(PhysOrg.com) -- Forensic science student Sonica Devi has found minute traces of cocaine at a number of public phone boxes in the city of Derby, UK - thanks to a new development in forensic analysis.
The development of an ultra sensitive Gas Chromatographic technique - enabled the University of Derby science team to detect cocaine at picogram levels - one million millionth of a gram from forensic swabs.
Gas Chromatography linked to a mass spectrometer (GCMS) is an established technique for separating complex mixtures of compounds and detecting them down to very low amounts. This breakthrough at Derby makes the detection of cocaine possible even at a million millionth of a gram.
Sonica, a final year student at the University of Derby, developed this novel technique to help identify minute traces of cocaine at all six phone boxes she tested. A standard method would have easily missed the presence of this drug at these low levels.
Her study entitled: 'Real world detection of cocaine at the picogram (one trillionth of a gram) level in an urban environment' is now being presented at a number of forensic science conferences across the UK.
Sonica, 22, from Littleover, said: "I had no idea what I would find through this study as no trace of drugs could be seen in the phone booths with the naked eye - I was surprised at what the research found.
"I am keen to take this research forward and would be keen to work with other agencies or organisations to develop this further."
Using her novel approach, Sonica was able to see even the smallest of traces of cocaine within samples collected from around the city. The lowest amount Sonica was able to detect was fifty parts per million million - fifty picograms.
In terms of the size of matter, a picogram is one thousand times smaller than a nanogram and a thousand thousandth times smaller than a microgram (a millionth of a gram).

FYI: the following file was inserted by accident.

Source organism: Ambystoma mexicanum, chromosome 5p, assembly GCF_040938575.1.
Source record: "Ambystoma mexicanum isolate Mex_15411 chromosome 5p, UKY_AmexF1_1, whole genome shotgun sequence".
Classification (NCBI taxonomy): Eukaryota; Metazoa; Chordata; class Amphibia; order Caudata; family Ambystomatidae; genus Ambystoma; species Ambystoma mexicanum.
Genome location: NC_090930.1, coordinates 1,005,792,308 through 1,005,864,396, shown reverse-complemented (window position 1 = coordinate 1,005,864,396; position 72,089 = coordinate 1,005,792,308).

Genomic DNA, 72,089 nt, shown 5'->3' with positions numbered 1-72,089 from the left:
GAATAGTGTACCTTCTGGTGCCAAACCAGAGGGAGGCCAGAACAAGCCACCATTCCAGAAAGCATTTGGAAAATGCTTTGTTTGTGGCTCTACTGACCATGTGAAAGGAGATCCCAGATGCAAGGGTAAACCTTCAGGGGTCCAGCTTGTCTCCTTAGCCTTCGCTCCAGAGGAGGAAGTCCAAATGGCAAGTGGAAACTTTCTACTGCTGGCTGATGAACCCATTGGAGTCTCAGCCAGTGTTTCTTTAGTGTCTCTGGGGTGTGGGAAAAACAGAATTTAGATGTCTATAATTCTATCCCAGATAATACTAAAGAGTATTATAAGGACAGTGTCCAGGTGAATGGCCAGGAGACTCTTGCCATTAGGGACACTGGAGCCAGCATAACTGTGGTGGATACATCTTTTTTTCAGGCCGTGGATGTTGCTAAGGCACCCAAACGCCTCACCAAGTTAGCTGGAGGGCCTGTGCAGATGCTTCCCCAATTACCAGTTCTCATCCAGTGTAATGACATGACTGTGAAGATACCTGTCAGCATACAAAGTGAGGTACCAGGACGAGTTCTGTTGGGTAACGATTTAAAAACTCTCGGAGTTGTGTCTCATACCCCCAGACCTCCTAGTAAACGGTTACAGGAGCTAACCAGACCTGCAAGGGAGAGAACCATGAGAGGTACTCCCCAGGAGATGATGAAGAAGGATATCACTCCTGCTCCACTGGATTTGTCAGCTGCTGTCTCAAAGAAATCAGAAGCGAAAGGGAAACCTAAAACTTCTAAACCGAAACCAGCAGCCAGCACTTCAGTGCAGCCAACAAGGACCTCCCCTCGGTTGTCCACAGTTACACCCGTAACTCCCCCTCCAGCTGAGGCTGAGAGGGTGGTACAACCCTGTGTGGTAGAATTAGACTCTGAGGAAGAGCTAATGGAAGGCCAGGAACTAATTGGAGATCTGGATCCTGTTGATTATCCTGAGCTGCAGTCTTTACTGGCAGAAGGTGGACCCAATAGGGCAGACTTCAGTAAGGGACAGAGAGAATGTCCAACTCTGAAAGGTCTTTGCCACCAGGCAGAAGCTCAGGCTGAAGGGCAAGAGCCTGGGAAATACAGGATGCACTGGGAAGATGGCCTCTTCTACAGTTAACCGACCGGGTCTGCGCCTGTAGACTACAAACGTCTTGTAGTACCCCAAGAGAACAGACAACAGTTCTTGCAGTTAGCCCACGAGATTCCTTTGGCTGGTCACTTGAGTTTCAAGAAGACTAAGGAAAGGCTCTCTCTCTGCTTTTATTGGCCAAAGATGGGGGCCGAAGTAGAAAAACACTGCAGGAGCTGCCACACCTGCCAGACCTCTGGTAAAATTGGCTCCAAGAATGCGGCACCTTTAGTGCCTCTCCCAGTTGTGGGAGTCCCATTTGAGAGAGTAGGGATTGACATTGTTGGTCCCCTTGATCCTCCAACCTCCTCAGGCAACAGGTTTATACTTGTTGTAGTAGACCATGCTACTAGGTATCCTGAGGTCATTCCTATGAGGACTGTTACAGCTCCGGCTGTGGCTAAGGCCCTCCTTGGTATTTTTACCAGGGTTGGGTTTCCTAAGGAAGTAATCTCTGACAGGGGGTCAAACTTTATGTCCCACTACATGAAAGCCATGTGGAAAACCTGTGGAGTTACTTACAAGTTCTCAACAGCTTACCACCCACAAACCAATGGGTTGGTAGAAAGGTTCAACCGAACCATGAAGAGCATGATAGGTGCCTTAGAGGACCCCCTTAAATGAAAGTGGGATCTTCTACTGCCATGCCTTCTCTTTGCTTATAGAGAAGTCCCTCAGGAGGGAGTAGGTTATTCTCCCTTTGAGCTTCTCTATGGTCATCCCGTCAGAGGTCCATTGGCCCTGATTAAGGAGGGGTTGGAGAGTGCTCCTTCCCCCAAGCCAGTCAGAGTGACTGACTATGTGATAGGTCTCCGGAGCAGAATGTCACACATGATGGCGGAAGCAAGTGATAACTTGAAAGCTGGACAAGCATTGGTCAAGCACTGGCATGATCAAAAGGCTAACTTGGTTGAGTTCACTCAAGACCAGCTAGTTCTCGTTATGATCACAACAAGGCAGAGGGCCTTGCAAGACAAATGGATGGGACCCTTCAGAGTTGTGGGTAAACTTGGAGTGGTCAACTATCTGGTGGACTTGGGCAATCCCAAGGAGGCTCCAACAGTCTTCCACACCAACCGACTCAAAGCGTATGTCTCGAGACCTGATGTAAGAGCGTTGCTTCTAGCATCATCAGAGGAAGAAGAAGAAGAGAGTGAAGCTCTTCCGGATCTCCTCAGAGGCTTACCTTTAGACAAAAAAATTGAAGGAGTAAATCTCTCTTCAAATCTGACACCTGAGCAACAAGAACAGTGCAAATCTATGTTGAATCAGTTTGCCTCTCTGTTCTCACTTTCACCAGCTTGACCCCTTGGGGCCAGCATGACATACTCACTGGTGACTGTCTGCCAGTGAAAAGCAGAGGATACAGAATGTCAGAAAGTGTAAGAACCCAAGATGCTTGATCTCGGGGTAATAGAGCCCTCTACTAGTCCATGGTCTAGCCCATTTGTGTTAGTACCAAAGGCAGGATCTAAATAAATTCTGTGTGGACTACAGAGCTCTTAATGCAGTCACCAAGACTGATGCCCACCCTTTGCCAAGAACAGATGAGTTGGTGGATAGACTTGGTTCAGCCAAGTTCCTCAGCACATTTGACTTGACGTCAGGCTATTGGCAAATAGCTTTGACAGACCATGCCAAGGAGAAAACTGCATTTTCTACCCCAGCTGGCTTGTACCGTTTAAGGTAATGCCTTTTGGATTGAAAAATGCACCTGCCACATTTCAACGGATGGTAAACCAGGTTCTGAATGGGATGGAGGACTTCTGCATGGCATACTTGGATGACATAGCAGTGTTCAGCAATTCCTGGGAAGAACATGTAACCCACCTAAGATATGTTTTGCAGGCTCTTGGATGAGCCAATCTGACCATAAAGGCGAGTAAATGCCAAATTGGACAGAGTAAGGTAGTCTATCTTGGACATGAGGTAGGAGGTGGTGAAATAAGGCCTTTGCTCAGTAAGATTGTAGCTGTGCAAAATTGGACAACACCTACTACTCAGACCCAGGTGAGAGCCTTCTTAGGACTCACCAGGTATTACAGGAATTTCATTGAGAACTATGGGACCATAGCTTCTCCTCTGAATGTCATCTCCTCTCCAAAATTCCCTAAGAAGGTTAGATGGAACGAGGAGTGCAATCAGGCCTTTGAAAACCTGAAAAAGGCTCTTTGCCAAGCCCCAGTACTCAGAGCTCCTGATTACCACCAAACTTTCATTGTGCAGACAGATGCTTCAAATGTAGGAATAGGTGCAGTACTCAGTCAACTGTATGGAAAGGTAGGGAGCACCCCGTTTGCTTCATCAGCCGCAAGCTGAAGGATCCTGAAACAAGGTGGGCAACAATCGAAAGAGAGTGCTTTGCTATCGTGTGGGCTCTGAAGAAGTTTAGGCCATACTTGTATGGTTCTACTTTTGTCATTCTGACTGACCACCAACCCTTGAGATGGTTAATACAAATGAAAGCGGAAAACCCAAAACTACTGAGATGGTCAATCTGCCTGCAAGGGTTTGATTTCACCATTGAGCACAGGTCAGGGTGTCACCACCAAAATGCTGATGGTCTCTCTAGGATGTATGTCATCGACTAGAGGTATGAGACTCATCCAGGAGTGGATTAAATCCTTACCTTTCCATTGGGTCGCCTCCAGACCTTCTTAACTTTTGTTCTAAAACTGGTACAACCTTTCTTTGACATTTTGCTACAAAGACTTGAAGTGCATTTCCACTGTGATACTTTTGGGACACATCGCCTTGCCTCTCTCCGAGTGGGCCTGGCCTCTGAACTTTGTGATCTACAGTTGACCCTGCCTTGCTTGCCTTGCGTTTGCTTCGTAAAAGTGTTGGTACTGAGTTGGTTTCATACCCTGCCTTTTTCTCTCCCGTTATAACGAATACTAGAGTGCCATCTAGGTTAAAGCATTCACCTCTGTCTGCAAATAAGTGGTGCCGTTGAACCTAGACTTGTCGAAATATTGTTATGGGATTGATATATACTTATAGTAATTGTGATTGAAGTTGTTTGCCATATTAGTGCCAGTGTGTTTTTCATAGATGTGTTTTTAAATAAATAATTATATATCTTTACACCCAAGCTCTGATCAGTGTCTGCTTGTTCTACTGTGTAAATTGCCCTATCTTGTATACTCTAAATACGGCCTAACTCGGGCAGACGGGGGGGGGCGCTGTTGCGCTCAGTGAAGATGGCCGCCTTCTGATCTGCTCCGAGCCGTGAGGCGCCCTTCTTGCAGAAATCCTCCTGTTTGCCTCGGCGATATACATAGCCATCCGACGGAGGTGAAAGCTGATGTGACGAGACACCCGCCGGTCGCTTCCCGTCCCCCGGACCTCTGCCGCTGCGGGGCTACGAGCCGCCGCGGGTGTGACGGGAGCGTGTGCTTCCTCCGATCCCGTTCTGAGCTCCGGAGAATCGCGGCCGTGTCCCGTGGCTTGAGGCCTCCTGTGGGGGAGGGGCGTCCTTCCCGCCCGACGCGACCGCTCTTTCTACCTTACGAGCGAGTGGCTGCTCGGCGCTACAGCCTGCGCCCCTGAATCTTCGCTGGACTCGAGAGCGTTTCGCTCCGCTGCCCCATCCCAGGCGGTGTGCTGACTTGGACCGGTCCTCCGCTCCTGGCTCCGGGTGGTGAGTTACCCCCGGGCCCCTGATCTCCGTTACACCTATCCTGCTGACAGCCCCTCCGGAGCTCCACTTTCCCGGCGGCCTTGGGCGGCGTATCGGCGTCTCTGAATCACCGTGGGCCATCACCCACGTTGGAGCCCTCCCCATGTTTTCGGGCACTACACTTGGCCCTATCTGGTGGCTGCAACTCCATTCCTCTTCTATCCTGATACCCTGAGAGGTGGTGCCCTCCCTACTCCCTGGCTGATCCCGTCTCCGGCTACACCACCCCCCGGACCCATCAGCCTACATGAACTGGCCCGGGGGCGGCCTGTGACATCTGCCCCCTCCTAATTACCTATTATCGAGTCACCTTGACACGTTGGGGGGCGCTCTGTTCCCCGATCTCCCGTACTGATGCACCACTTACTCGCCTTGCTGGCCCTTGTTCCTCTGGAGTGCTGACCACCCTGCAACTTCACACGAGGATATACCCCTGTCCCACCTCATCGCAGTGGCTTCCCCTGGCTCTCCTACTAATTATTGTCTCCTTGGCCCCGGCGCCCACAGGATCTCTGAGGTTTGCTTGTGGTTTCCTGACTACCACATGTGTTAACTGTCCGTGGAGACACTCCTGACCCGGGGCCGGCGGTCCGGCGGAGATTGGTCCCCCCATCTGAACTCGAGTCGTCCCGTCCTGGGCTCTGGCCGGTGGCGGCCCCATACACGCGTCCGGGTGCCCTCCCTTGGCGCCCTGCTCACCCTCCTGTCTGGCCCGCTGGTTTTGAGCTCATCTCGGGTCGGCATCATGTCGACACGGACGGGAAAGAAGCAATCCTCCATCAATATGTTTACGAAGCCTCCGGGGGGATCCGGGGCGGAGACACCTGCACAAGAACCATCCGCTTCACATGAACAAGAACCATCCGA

The study revealed that, in one phone box, cocaine was present at a much higher level of ten nanograms and in the other five phone boxes tested, cocaine was detected at varying levels approaching the limit of detection established using this approach - fifty picograms.
For the study, sterile swabs were used to collect samples from different areas of each phone box including: the dial; handset; key pad and coin slot.
Samples were taken using a variety of swabs: wetted with ethanol; wetted with water and dry swabs to maximise how much cocaine could be lifted from the surfaces of the phone box.
The swabs were taken back to the University's Kedleston Road laboratories for analysis and each of the swabs were placed in tubes containing a solvent called Dichloromethane (DCM). The solvent dissolves the cocaine and allows it to enter the Gas Chromatograph.
After separating the cocaine from other materials lifted by the swabs the mass spectrometer detector provides a means to detect the cocaine - using the method developed by Sonica this was performed with extremely high sensitivity.
Dr Alan-Shaun Wilkinson who is a senior lecturer at the University of Derby supervised Sonica during this project which was also aided by Joe Waldron who is an expert in the use of GCMS at the University.
Alan said: "Without the dedication and expertise of our technical staff like Joe who advises on and operates the GCMS, these exciting student projects would not be possible.
"By improving the sensitivity of our GCMS technique we can now see cocaine and other closely related materials down to incredibly low levels which would not have been possible previously. This important piece of work opens the door to analysing a whole range of different drug types with similar sensitivities."
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